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Did Venus, the Hell's Sister planet on Earth's Hell Landscape, ever have harbor water – and life?



Venus, the pollution of our solar system, bombarded by radiation, sulfuric acid rain, the toxic hellish landscape of the planet, could once have hosted vast oceans … and in fact it can be quite enjoyable.

In fact, water-covered and life-supportive Venus probably exists for up to 3 billion years, scientists have recently reported.

But that idyllic time in the past of Venus ended abruptly between 700 million and 750 million years, when almost all of the planet's release of carbon dioxide (CO2) stored on the surface rocks disrupted the planet's atmosphere and caused its "greenhouse" transformation. , which we know today, researchers stated in a statement .

Related: The 9 Most Intriguing Planets Like Earth

Venus And Earth Can Be Planetary Twins ̵

1; Well, Almost. They are similar in size and mass, but that is where the similarity ends. Venus surface temperatures are 864 degrees Fahrenheit (462 degrees Celsius), hot enough to melt lead according to NASA . The surface of Venus contains plains of lava, craters, volcanoes and mountains, but they are hidden under dense clouds of sulfuric acid. The planet's atmosphere is predominantly CO2 and nitrogen and is about 90 times thicker than Earth's atmosphere NASA reported.

This fierce inhospitable environment renders Venus unable to sustain most of life as we know it; Therefore, sometimes Venus is called the "twisted sister to Earth".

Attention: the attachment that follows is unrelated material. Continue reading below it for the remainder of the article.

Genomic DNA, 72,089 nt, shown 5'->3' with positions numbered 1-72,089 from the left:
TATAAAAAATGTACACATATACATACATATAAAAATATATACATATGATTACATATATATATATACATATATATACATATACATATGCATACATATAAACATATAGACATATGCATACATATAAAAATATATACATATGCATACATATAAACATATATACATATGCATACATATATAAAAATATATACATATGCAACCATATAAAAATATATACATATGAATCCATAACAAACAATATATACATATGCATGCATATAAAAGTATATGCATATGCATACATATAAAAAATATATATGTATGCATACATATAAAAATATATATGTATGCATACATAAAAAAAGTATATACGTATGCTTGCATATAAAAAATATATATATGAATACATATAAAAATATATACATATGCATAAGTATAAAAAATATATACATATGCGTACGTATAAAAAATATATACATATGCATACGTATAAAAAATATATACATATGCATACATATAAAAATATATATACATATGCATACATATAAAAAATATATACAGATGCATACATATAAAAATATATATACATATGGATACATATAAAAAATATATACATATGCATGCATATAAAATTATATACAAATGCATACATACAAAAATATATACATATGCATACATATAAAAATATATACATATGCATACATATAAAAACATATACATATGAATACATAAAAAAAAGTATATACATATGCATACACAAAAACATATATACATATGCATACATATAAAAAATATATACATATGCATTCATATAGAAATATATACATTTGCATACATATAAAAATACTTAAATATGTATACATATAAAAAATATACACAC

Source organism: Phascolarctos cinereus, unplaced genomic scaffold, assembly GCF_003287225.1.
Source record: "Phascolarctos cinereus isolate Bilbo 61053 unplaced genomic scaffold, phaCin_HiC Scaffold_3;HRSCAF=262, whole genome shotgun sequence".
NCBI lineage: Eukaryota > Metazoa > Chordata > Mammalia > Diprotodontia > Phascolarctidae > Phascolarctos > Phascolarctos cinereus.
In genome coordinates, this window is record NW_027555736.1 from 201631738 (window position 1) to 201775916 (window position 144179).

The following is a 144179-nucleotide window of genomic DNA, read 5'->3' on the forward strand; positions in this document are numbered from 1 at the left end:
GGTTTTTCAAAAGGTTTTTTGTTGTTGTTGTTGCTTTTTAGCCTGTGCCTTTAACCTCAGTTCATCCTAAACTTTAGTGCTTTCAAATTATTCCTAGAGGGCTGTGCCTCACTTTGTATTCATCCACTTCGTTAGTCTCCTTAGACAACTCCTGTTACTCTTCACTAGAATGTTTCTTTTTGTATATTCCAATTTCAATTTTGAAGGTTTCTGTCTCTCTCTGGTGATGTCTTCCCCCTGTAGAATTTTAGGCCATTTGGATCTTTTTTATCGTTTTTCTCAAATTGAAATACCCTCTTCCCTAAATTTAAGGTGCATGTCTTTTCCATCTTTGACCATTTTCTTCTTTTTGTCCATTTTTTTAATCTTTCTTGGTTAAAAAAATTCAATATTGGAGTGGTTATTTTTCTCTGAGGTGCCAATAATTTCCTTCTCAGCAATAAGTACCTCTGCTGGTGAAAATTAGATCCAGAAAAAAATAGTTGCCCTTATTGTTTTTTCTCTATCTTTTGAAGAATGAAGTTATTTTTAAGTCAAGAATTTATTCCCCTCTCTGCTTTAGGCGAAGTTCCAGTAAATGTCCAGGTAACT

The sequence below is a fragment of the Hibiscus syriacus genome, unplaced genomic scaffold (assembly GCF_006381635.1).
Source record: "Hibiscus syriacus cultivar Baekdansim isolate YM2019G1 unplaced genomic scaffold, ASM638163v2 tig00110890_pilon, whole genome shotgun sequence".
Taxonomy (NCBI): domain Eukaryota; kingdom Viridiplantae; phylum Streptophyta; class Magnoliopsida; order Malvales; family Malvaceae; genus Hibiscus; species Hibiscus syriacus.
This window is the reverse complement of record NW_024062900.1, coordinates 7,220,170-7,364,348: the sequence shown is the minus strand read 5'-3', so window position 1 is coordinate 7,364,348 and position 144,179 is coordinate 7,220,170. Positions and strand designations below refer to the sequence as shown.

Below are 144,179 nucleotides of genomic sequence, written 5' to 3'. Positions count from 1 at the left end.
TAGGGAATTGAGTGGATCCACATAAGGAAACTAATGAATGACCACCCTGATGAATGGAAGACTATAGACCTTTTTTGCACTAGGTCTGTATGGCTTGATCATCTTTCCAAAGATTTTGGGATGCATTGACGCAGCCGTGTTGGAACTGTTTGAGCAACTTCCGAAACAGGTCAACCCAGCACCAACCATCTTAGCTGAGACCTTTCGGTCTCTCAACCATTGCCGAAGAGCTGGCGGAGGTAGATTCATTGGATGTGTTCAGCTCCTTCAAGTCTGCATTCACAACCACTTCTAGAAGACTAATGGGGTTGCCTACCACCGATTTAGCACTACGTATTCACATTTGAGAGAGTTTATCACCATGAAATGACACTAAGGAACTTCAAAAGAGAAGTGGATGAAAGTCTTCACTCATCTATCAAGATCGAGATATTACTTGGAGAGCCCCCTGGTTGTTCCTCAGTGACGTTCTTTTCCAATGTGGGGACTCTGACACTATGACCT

Or does it? At one time, this now hotter brother may have had more to do with Earth, such as abundant water, a stable climate and appropriate living conditions, scientists say. The researchers presented their findings on September 20 at the Joint Planetary Meeting of the European Planetary Sciences Congress (EPSC) of the Europlanetary Society and the Planetary Sciences Division (DPS) of the American Astronomical Society (AAS) in Geneva.

Using computer simulations, scientists extend their previous findings about the potential habitat of Venus, which they published in 2016 in the journal Geophysical Research Letters . In this study, they describe a young, slowly rotating Venus with inhabited surface temperatures and a shallow ocean of liquid water.

This time they tested their hypothesis with more variables in their models. They created five scenarios that used different topographies for the planet's surface; different amounts of ocean cover; and various chemical compositions in the atmosphere, said co-spokesman Michael Way, a NASA researcher at the Godard Institute for Space Research.

"We also modeled different eras in a time we hadn't done before," Wei added. The models looked at Venus over three periods: about 4.2 billion years ago, shortly after its formation; about 715 million years ago; and since the so-called hell planet is emerging today.

Currently, Venus is bombarded with about twice as much solar radiation as Earth, and some experts suggest that it is too close to the sun to host the oceans at all. However, new models have shown that billions of years ago, this radiation would not prevent Venus from having water on its surface, scientists say.

In simulations, baby Venus cools rapidly after formation, creating a CO2-dominated atmosphere; other climate models of young Earth scientists have also used an atmosphere rich in CO2, Way tells Live Science. But 715 million years ago, nitrogen became the most abundant atmospheric element

In all its simulations, Venus maintained stable surface temperatures for about 3 billion years between 68 F (20 C) and 122 F (50 C). Under these conditions, liquid water – and probably life – could be feasible, scientists say.

"If Venus had a surface with liquid water in its ancient past, our models indicate that it may have had habitable conditions," Way

Originally published by Live Science .


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